Commentary: 9/11, Ferguson And 'The Normal Heart' | St. Louis Public Radio

Commentary: 9/11, Ferguson And 'The Normal Heart'

Sep 15, 2014

Some moments in life never lose their power. There are two moments, two short hours, that I will always, ALWAYS, remember. And both came together on the  evening of Sept. 11, 2014.

One memory remains as clear as it can be: the hour watching live TV in my kitchen here in St. Louis as two planes flew into the World Trade Center in the where city I was born and raised in. It was Sept. 11, 2001.

The exterior shell of the World Trade Center south tower
Credit FEMA | Wikipedia

The other moment is just as powerful but the memory is  more like a recovered dream, haunting me because at the time I had no idea it was important. I can see the room, the furniture, several people - but I can't quite even see all the faces.

My next door neighbor had invited me over to visit and talk after dinner. His boyfriend, a flight attendant from San Francisco, wanted to share his story about a day he had just experienced with 19 other gay men.  This small group from New York and San Francisco, called together by a National Institutes for Health team, all shared a rare skin disease called Kaposi’s Sarcoma, traditionally found in elderly Jewish or Italian men. It is my understanding that this was the first time doctors from the NIH had seen any patients in person.

As I drank a glass of wine, he shared how at the end of the day the doctor told them that the cancer appeared benign. He didn’t say anything that alarmed us. He just wanted us to know and “to be aware.”

This was before HIV was even identified as a virus and several years before the name AIDS was even created. It was an otherwise unmemorable evening before 68 million men, women and children would be diagnosed with this disease worldwide.

These two moments merged one night last week as I watched HotCity's preview presentation of The Normal Heart by Larry Kramer. The story was first produced in 1985 expressing the raw anger that the gay community was feeling as young men were suddenly dying between 1981 and 1984 and no one cared.

The HotCity set designed by Sean Savoieis is as powerful as it is simple and sparse with the actors’ space surrounded by random building beams reminiscent of the beams left standing at ground zero of the collapsed World Trade Center, a sight I saw myself only a week after those buildings were brought down. To me they invoke sudden unexpected crisis and nation-wide fear. I hope that seeing those beams will help a broad audience relate to the pain that was felt in the gay community as we were being allowed to die, witnessed by some of us attending three or four funerals in a single week.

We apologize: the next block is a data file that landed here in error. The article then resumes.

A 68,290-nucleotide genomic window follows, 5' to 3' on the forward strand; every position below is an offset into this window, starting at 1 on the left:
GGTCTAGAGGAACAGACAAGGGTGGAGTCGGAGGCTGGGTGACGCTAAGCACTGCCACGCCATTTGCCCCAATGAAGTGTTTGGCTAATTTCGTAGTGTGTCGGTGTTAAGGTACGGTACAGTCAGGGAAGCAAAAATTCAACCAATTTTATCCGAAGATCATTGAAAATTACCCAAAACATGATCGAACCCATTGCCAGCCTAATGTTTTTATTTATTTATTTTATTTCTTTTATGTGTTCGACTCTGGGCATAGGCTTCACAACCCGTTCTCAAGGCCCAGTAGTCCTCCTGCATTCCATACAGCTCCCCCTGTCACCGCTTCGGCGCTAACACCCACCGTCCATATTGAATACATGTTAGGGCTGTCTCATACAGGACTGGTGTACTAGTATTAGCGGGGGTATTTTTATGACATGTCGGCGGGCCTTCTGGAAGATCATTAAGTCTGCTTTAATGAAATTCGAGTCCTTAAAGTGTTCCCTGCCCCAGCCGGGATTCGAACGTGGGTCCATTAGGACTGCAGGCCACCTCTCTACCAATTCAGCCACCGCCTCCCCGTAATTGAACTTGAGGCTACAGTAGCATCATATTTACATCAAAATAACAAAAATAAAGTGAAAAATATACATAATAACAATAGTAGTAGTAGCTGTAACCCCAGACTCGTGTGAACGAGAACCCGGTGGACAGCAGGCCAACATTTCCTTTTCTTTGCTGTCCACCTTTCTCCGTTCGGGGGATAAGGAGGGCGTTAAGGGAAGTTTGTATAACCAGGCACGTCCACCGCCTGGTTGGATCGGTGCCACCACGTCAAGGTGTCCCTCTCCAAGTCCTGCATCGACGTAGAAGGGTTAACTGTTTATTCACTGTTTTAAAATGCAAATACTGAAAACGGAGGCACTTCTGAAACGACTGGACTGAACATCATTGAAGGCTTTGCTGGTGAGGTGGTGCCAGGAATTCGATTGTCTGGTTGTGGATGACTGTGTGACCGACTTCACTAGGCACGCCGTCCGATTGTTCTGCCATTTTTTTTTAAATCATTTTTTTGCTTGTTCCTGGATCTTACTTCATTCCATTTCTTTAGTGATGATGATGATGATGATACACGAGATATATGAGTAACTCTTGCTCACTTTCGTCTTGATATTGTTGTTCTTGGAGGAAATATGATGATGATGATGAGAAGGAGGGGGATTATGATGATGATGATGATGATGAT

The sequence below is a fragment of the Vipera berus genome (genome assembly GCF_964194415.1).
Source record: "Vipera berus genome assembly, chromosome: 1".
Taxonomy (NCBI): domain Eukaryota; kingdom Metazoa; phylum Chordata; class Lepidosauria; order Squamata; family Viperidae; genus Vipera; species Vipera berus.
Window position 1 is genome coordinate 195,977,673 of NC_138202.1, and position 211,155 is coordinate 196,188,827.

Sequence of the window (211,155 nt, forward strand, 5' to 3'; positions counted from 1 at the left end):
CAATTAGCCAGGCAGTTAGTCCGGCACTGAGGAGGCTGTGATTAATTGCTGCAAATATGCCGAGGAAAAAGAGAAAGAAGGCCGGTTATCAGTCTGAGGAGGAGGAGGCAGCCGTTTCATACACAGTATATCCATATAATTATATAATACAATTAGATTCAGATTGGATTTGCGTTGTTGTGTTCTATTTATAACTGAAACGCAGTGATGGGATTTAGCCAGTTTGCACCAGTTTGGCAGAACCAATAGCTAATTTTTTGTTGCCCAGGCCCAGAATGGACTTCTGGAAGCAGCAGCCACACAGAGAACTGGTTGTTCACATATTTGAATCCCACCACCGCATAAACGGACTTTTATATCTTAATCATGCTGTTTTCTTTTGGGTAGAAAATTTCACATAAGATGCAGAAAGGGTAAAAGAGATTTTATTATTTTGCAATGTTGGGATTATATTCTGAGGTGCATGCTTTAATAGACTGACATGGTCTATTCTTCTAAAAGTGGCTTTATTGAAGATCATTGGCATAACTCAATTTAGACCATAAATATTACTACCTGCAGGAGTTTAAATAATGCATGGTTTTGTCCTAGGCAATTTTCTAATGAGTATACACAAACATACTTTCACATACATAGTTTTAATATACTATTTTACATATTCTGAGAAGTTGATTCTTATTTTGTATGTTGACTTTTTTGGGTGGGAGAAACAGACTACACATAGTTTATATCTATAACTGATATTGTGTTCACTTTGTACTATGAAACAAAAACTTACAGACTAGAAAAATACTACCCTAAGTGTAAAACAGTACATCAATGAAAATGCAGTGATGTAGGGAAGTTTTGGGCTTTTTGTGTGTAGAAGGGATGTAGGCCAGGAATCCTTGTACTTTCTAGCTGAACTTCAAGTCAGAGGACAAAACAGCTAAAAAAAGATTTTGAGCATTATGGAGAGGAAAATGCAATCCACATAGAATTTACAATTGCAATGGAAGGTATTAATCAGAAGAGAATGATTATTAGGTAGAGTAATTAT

Just weeks after the 9/11 attack, I wrote an opinion piece, published in the St. Louis Business Journal, in which I made the case that this was intended as a hate crime against citizens of the United States as a group, not against specific individuals. I encouraged the passage of the long proposed expanded federal hate crimes act to demonstrate the strength of our democracy and respond (in part) to the terrorist act. That bill was named the Matthew Shepard-James Byrd Jr. Act and would not pass until 2009. Mr. Shepard was gay and Mr. Byrd was African-American; and both lost their lives to horrible hate crimes. Passage of the bill marked the first time the LGBT community was ever mentioned in federal legislation, the first acknowledgement that there even was an LGBT community in our country that deserved justice and respect.

The Normal Heart script was written with the intensity and anger of what was being felt at the time. But today here in St Louis we are not only living with the memories of the beginning of the AIDS pandemic, we are living though  issues that are coming together under that title, Ferguson. The connection between these stories is clear. The Normal Heart is a reminder of a different targeted community in our country whose lives have been minimized if not totally ignored.

Recreating those emotions 30 years later had to be a challenge but Marty Stanberry, HotCity's artistic director, achieved it. His direction was powerfully reflected in the on-spot performances provided by every member of the cast and designers. An especially incredible performance was delivered by John Flack as Ned Weeks. He is the show's central character who was a prophet of the time foreseeing an LGBT community that would be out and proud as complete people. There is even a moment when it is clear how the community understood and embraced marriage as a right we should be entitled to though they couldn’t even think to say the word then.

Take some time to go to Ferguson, have a meal, buy some products in an area store and always remember being there and then talk about it with others to help you learn and grow. And take some time to go and see The Normal Heart so you can have a glimpse of what it was like in the early 1980s in this country to be gay, pushed aside as invisible and forgotten while still being targeted for death. I hope that all of our personal and communal memorable moments lead us to try harder to learn from each other’s experiences and views as we grow together into a united compassionate community.

HotCity’s The Normal Heart  will be on stage Sept. 18, 19, 20, 21, 25, 26 and 27. For more information go to the HotCity Facebook page.